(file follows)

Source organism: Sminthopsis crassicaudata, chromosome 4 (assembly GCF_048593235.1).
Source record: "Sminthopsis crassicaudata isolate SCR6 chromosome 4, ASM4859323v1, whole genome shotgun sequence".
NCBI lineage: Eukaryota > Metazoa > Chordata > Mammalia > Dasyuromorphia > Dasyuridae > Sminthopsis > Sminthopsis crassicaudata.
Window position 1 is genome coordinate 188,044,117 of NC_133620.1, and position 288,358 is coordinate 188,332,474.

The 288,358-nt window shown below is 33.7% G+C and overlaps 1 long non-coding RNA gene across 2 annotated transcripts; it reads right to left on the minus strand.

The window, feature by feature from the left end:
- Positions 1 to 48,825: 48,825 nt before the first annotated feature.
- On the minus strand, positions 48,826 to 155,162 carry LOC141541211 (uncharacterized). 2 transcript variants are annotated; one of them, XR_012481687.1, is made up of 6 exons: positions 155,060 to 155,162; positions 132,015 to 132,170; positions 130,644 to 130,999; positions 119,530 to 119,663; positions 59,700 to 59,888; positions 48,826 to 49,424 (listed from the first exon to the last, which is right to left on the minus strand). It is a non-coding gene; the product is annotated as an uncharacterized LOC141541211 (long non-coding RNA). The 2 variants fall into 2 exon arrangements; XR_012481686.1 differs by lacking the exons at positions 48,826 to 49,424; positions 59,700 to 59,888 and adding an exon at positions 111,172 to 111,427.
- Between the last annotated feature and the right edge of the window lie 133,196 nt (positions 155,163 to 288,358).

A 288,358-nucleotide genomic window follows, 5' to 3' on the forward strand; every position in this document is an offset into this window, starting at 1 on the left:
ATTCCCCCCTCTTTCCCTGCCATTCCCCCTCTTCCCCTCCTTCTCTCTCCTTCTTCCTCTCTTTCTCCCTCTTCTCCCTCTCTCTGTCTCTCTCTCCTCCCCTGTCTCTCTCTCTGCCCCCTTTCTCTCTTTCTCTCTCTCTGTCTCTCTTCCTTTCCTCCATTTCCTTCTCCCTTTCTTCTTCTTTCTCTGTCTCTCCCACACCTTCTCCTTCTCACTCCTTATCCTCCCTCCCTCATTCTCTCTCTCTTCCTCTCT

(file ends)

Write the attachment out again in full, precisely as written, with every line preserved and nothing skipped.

Source organism: Sminthopsis crassicaudata, chromosome 4 (assembly GCF_048593235.1).
Source record: "Sminthopsis crassicaudata isolate SCR6 chromosome 4, ASM4859323v1, whole genome shotgun sequence".
NCBI lineage: Eukaryota > Metazoa > Chordata > Mammalia > Dasyuromorphia > Dasyuridae > Sminthopsis > Sminthopsis crassicaudata.
Window position 1 is genome coordinate 188,044,117 of NC_133620.1, and position 288,358 is coordinate 188,332,474.

The 288,358-nt window shown below is 33.7% G+C and overlaps 1 long non-coding RNA gene across 2 annotated transcripts; it reads right to left on the minus strand.

The window, feature by feature from the left end:
- Positions 1 to 48,825: 48,825 nt before the first annotated feature.
- On the minus strand, positions 48,826 to 155,162 carry LOC141541211 (uncharacterized). 2 transcript variants are annotated; one of them, XR_012481687.1, is made up of 6 exons: positions 155,060 to 155,162; positions 132,015 to 132,170; positions 130,644 to 130,999; positions 119,530 to 119,663; positions 59,700 to 59,888; positions 48,826 to 49,424 (listed from the first exon to the last, which is right to left on the minus strand). It is a non-coding gene; the product is annotated as an uncharacterized LOC141541211 (long non-coding RNA). The 2 variants fall into 2 exon arrangements; XR_012481686.1 differs by lacking the exons at positions 48,826 to 49,424; positions 59,700 to 59,888 and adding an exon at positions 111,172 to 111,427.
- Between the last annotated feature and the right edge of the window lie 133,196 nt (positions 155,163 to 288,358).

A 288,358-nucleotide genomic window follows, 5' to 3' on the forward strand; every position in this document is an offset into this window, starting at 1 on the left:
ATTCCCCCCTCTTTCCCTGCCATTCCCCCTCTTCCCCTCCTTCTCTCTCCTTCTTCCTCTCTTTCTCCCTCTTCTCCCTCTCTCTGTCTCTCTCTCCTCCCCTGTCTCTCTCTCTGCCCCCTTTCTCTCTTTCTCTCTCTCTGTCTCTCTTCCTTTCCTCCATTTCCTTCTCCCTTTCTTCTTCTTTCTCTGTCTCTCCCACACCTTCTCCTTCTCACTCCTTATCCTCCCTCCCTCATTCTCTCTCTCTTCCTCTCT